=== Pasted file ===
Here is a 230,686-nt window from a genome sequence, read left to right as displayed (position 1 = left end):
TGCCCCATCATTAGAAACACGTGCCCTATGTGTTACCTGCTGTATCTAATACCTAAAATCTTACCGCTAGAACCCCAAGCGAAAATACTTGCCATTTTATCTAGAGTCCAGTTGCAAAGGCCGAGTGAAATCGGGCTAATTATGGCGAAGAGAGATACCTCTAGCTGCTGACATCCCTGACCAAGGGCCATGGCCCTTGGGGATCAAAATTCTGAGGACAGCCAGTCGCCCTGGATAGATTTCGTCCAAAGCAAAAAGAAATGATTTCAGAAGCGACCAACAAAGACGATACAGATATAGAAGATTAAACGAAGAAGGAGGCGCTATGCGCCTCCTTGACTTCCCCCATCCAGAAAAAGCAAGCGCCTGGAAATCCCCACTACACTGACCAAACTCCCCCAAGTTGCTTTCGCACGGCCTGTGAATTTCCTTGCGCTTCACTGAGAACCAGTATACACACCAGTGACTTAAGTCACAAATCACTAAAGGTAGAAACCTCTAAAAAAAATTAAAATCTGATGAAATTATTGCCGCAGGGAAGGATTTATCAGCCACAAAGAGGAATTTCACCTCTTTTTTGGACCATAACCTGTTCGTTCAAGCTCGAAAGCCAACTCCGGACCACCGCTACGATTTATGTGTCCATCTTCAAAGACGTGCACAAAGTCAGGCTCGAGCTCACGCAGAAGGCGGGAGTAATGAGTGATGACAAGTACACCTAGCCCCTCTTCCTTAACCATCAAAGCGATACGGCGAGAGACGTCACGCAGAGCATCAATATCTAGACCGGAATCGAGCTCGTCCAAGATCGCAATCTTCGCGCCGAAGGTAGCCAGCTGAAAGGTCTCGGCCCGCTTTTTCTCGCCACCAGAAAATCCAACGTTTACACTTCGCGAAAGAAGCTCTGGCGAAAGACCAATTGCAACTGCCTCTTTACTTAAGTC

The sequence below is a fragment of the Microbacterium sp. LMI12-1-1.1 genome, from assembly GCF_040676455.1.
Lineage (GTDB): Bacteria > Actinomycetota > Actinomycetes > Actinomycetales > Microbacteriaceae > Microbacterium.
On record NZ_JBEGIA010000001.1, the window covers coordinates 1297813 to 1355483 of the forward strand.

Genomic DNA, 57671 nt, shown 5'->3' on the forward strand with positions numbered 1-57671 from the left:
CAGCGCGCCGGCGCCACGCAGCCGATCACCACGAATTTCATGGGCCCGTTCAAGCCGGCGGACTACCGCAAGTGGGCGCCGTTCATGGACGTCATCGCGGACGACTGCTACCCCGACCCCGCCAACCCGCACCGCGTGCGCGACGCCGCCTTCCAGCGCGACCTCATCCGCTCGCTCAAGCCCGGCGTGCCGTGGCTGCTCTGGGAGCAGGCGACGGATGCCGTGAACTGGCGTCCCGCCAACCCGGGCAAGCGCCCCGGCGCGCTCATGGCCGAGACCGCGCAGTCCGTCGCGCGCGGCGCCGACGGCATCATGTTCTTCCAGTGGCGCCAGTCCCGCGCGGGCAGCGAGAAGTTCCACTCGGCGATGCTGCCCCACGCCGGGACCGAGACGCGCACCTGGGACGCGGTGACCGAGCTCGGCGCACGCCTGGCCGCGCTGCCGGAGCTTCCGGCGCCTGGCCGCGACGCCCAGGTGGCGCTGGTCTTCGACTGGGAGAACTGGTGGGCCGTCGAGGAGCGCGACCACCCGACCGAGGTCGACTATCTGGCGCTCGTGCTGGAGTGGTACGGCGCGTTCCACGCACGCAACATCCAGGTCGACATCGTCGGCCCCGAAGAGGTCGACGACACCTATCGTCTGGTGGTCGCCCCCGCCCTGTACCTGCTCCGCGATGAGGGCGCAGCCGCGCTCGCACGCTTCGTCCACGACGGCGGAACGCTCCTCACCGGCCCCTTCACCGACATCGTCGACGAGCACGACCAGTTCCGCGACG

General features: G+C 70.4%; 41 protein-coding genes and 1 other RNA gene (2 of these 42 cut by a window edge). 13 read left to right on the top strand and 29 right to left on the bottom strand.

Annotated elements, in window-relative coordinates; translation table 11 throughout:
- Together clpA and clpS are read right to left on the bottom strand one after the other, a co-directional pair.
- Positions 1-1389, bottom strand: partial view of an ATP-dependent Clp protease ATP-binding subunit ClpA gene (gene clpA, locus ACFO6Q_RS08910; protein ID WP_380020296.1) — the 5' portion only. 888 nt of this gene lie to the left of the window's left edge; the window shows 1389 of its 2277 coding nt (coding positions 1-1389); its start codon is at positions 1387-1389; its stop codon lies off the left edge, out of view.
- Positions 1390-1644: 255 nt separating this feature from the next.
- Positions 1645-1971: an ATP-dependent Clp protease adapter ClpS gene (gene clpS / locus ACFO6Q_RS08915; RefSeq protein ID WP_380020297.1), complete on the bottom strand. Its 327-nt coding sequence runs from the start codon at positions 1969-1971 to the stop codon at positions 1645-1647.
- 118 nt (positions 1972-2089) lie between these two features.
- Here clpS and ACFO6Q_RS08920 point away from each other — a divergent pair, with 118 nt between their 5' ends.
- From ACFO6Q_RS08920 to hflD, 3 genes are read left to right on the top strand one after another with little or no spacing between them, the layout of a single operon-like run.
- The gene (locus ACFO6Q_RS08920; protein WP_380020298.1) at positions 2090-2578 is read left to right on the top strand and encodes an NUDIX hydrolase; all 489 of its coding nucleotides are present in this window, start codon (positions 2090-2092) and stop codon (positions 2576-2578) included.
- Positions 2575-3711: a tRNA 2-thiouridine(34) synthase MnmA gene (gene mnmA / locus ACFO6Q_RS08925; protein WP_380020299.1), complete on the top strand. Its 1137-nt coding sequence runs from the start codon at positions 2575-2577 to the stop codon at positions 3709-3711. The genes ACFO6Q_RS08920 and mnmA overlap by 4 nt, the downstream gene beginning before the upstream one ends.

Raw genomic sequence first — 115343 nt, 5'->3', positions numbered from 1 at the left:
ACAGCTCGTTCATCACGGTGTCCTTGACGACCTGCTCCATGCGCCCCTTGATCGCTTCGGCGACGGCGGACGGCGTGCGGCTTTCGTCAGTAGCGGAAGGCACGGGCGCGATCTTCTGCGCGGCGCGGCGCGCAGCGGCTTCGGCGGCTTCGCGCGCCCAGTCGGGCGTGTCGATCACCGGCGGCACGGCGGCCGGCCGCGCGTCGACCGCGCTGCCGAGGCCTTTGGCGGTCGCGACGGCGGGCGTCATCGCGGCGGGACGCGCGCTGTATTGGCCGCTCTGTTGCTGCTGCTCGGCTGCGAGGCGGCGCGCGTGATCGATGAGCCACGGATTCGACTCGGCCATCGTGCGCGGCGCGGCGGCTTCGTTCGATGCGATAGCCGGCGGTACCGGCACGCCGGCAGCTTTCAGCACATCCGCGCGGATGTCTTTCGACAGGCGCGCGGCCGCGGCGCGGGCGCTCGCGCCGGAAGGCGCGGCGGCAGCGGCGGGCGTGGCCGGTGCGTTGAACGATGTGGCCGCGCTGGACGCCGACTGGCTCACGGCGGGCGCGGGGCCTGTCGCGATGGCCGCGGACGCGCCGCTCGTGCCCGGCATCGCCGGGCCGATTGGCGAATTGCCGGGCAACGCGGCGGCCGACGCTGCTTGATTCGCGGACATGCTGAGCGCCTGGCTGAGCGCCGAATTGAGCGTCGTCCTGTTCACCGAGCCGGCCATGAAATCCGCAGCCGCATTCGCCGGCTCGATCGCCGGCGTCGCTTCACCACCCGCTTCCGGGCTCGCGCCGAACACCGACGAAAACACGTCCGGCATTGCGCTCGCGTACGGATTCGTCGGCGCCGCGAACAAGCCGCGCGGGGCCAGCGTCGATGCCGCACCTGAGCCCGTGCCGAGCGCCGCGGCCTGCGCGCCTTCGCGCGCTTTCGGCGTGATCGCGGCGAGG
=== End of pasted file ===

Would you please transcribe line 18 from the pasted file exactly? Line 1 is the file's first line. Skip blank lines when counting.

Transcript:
- Positions 2575-3711: a tRNA 2-thiouridine(34) synthase MnmA gene (gene mnmA / locus ACFO6Q_RS08925; protein WP_380020299.1), complete on the top strand. Its 1137-nt coding sequence runs from the start codon at positions 2575-2577 to the stop codon at positions 3709-3711. The genes ACFO6Q_RS08920 and mnmA overlap by 4 nt, the downstream gene beginning before the upstream one ends.